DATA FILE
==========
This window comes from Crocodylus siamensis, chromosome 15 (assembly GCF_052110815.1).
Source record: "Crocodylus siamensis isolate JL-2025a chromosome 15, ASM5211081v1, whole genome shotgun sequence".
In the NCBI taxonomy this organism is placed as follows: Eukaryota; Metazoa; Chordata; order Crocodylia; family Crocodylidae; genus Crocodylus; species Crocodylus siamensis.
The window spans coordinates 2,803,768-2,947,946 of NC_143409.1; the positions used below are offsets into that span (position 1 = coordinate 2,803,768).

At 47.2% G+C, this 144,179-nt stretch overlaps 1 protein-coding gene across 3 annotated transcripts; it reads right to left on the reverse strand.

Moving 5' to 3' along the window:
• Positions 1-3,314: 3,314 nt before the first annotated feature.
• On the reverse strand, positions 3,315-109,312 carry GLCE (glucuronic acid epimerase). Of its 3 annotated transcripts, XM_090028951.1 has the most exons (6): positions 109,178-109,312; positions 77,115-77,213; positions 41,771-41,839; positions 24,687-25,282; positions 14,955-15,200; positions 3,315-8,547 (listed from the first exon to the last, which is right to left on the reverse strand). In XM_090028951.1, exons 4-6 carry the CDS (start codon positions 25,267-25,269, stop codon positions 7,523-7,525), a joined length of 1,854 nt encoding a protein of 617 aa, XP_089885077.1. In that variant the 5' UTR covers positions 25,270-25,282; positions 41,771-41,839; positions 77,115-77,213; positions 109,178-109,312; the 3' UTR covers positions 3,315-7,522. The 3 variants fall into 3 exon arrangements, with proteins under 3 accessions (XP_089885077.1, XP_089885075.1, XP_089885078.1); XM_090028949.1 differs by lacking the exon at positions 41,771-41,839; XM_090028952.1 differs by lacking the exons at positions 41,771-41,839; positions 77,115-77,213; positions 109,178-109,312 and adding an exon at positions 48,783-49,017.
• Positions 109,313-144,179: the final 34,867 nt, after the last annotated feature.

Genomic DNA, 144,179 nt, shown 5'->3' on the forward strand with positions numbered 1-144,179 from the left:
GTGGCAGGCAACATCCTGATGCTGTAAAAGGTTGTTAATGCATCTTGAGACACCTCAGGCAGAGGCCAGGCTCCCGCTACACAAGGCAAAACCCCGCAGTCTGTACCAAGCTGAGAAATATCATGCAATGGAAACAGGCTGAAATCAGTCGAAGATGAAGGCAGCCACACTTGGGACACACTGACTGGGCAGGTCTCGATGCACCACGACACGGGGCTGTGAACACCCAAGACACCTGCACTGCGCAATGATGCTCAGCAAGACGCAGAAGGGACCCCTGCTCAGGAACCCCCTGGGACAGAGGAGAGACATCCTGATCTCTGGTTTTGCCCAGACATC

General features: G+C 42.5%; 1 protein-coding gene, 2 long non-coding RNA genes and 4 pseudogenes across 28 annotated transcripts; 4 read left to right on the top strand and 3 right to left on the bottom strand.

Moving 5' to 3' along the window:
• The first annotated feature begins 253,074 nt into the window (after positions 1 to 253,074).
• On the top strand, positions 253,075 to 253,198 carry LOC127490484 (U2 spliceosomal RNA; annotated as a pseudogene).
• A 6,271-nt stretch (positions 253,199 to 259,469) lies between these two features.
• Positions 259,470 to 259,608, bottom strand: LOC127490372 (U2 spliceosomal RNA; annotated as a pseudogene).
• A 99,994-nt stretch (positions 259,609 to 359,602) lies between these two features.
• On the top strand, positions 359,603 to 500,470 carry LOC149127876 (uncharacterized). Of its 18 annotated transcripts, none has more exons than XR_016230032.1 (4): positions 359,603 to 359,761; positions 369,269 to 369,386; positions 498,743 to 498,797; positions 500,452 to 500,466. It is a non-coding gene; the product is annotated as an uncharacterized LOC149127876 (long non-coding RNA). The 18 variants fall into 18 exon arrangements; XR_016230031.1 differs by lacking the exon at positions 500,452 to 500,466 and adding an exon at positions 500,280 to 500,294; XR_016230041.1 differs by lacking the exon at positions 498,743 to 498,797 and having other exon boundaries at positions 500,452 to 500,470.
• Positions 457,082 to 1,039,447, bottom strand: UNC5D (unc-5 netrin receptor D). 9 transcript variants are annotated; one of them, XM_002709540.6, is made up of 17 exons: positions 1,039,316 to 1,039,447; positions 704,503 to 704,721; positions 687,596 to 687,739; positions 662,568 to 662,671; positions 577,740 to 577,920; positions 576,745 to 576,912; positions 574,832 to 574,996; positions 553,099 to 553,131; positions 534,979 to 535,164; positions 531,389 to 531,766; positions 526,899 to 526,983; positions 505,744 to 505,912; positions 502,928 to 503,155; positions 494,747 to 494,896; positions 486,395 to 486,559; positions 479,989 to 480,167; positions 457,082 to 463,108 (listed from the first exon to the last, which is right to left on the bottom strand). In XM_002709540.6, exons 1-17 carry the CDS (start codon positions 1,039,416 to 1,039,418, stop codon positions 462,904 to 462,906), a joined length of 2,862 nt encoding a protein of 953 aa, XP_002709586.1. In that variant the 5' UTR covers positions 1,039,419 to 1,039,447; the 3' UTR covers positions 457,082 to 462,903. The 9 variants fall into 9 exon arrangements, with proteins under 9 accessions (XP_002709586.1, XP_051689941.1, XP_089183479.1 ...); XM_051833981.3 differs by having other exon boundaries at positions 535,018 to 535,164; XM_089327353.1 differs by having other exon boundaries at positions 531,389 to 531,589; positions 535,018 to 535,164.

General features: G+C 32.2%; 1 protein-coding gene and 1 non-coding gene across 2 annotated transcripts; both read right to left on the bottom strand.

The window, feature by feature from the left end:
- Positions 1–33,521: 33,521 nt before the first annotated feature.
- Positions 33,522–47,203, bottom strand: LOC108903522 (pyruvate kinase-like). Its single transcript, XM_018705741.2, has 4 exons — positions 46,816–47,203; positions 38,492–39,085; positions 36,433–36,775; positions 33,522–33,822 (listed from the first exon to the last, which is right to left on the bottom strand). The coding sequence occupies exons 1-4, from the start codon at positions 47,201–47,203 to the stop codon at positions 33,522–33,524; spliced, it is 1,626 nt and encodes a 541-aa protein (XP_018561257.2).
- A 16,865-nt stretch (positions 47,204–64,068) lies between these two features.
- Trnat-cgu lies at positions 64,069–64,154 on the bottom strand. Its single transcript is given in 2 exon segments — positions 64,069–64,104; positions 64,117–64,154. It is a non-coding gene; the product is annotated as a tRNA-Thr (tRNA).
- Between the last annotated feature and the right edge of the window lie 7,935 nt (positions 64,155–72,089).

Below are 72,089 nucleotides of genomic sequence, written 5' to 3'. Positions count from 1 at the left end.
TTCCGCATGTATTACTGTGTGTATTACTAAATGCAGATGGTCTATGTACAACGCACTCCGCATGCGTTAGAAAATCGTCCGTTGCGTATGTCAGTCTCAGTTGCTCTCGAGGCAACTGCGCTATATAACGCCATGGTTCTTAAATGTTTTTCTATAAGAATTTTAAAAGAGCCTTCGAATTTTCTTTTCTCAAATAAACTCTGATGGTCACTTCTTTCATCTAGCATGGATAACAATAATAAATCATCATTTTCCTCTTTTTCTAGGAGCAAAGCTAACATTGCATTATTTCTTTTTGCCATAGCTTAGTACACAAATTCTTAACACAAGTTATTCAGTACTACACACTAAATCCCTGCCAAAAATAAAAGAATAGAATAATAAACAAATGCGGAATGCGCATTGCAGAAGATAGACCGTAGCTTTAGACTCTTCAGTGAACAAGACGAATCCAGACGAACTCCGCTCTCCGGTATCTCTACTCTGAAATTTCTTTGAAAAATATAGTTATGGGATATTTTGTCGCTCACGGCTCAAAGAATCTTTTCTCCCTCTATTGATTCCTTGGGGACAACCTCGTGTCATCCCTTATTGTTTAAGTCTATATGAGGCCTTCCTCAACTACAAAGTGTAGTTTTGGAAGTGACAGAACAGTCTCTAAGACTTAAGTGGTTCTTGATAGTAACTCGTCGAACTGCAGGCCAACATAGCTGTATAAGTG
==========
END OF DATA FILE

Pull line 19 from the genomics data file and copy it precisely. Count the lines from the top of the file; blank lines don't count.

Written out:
• On the top strand, positions 359,603 to 500,470 carry LOC149127876 (uncharacterized). Of its 18 annotated transcripts, none has more exons than XR_016230032.1 (4): positions 359,603 to 359,761; positions 369,269 to 369,386; positions 498,743 to 498,797; positions 500,452 to 500,466. It is a non-coding gene; the product is annotated as an uncharacterized LOC149127876 (long non-coding RNA). The 18 variants fall into 18 exon arrangements; XR_016230031.1 differs by lacking the exon at positions 500,452 to 500,466 and adding an exon at positions 500,280 to 500,294; XR_016230041.1 differs by lacking the exon at positions 498,743 to 498,797 and having other exon boundaries at positions 500,452 to 500,470.